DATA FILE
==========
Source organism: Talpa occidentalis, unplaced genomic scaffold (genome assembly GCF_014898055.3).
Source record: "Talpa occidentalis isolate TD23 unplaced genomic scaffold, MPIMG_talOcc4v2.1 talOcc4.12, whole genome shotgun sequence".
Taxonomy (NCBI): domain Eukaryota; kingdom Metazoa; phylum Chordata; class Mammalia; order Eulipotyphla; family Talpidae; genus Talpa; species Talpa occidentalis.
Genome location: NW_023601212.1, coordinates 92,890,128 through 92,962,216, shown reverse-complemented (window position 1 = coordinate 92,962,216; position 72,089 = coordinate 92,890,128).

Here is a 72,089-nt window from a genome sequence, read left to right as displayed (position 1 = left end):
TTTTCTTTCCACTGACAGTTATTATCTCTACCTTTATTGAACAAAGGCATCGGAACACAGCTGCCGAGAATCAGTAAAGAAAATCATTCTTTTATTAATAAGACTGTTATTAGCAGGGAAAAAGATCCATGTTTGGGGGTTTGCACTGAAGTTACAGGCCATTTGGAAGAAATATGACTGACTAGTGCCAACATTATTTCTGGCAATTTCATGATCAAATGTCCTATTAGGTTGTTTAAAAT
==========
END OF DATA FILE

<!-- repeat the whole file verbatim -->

Source organism: Talpa occidentalis, unplaced genomic scaffold (genome assembly GCF_014898055.3).
Source record: "Talpa occidentalis isolate TD23 unplaced genomic scaffold, MPIMG_talOcc4v2.1 talOcc4.12, whole genome shotgun sequence".
Taxonomy (NCBI): domain Eukaryota; kingdom Metazoa; phylum Chordata; class Mammalia; order Eulipotyphla; family Talpidae; genus Talpa; species Talpa occidentalis.
Genome location: NW_023601212.1, coordinates 92,890,128 through 92,962,216, shown reverse-complemented (window position 1 = coordinate 92,962,216; position 72,089 = coordinate 92,890,128).

Here is a 72,089-nt window from a genome sequence, read left to right as displayed (position 1 = left end):
TTTTCTTTCCACTGACAGTTATTATCTCTACCTTTATTGAACAAAGGCATCGGAACACAGCTGCCGAGAATCAGTAAAGAAAATCATTCTTTTATTAATAAGACTGTTATTAGCAGGGAAAAAGATCCATGTTTGGGGGTTTGCACTGAAGTTACAGGCCATTTGGAAGAAATATGACTGACTAGTGCCAACATTATTTCTGGCAATTTCATGATCAAATGTCCTATTAGGTTGTTTAAAAT